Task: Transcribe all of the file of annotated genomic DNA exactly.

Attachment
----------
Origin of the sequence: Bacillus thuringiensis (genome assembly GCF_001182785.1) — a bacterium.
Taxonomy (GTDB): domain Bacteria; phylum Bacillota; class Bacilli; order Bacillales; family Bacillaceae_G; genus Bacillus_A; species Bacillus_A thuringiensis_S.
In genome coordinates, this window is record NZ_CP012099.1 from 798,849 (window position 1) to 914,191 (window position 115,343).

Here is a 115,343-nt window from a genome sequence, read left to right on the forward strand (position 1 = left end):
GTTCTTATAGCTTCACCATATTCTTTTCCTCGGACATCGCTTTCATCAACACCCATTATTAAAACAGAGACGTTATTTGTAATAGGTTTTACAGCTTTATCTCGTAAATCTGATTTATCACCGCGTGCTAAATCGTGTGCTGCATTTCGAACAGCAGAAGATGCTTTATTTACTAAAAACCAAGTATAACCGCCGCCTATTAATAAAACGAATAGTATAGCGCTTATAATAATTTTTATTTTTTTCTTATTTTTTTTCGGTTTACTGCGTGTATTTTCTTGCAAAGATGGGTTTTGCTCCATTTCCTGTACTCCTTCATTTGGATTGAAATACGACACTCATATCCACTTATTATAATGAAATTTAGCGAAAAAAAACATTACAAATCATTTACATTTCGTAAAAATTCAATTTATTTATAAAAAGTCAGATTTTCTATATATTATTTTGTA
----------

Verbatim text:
Origin of the sequence: Bacillus thuringiensis (genome assembly GCF_001182785.1) — a bacterium.
Taxonomy (GTDB): domain Bacteria; phylum Bacillota; class Bacilli; order Bacillales; family Bacillaceae_G; genus Bacillus_A; species Bacillus_A thuringiensis_S.
In genome coordinates, this window is record NZ_CP012099.1 from 798,849 (window position 1) to 914,191 (window position 115,343).

Here is a 115,343-nt window from a genome sequence, read left to right on the forward strand (position 1 = left end):
GTTCTTATAGCTTCACCATATTCTTTTCCTCGGACATCGCTTTCATCAACACCCATTATTAAAACAGAGACGTTATTTGTAATAGGTTTTACAGCTTTATCTCGTAAATCTGATTTATCACCGCGTGCTAAATCGTGTGCTGCATTTCGAACAGCAGAAGATGCTTTATTTACTAAAAACCAAGTATAACCGCCGCCTATTAATAAAACGAATAGTATAGCGCTTATAATAATTTTTATTTTTTTCTTATTTTTTTTCGGTTTACTGCGTGTATTTTCTTGCAAAGATGGGTTTTGCTCCATTTCCTGTACTCCTTCATTTGGATTGAAATACGACACTCATATCCACTTATTATAATGAAATTTAGCGAAAAAAAACATTACAAATCATTTACATTTCGTAAAAATTCAATTTATTTATAAAAAGTCAGATTTTCTATATATTATTTTGTA